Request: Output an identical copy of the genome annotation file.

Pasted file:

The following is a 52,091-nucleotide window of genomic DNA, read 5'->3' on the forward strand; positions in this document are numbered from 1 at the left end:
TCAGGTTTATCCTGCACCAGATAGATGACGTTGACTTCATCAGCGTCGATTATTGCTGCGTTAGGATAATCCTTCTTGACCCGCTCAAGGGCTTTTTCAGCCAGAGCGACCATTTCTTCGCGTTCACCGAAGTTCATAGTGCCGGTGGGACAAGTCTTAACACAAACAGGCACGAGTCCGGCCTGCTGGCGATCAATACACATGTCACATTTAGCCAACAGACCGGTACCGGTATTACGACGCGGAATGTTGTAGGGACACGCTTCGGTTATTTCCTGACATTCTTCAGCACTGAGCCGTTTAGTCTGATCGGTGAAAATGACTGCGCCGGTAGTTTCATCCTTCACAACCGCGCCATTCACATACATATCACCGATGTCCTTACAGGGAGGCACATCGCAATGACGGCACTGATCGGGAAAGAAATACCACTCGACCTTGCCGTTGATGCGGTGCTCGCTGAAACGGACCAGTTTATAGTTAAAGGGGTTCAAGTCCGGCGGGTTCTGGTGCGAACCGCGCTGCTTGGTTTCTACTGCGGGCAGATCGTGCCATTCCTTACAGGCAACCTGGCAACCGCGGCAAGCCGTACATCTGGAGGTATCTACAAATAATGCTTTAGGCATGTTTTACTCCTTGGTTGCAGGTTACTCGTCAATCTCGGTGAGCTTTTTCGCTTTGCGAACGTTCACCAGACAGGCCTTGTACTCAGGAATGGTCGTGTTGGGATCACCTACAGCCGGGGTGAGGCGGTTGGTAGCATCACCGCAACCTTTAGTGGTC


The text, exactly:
The following is a 52,091-nucleotide window of genomic DNA, read 5'->3' on the forward strand; positions in this document are numbered from 1 at the left end:
TCAGGTTTATCCTGCACCAGATAGATGACGTTGACTTCATCAGCGTCGATTATTGCTGCGTTAGGATAATCCTTCTTGACCCGCTCAAGGGCTTTTTCAGCCAGAGCGACCATTTCTTCGCGTTCACCGAAGTTCATAGTGCCGGTGGGACAAGTCTTAACACAAACAGGCACGAGTCCGGCCTGCTGGCGATCAATACACATGTCACATTTAGCCAACAGACCGGTACCGGTATTACGACGCGGAATGTTGTAGGGACACGCTTCGGTTATTTCCTGACATTCTTCAGCACTGAGCCGTTTAGTCTGATCGGTGAAAATGACTGCGCCGGTAGTTTCATCCTTCACAACCGCGCCATTCACATACATATCACCGATGTCCTTACAGGGAGGCACATCGCAATGACGGCACTGATCGGGAAAGAAATACCACTCGACCTTGCCGTTGATGCGGTGCTCGCTGAAACGGACCAGTTTATAGTTAAAGGGGTTCAAGTCCGGCGGGTTCTGGTGCGAACCGCGCTGCTTGGTTTCTACTGCGGGCAGATCGTGCCATTCCTTACAGGCAACCTGGCAACCGCGGCAAGCCGTACATCTGGAGGTATCTACAAATAATGCTTTAGGCATGTTTTACTCCTTGGTTGCAGGTTACTCGTCAATCTCGGTGAGCTTTTTCGCTTTGCGAACGTTCACCAGACAGGCCTTGTACTCAGGAATGGTCGTGTTGGGATCACCTACAGCCGGGGTGAGGCGGTTGGTAGCATCACCGCAACCTTTAGTGGTC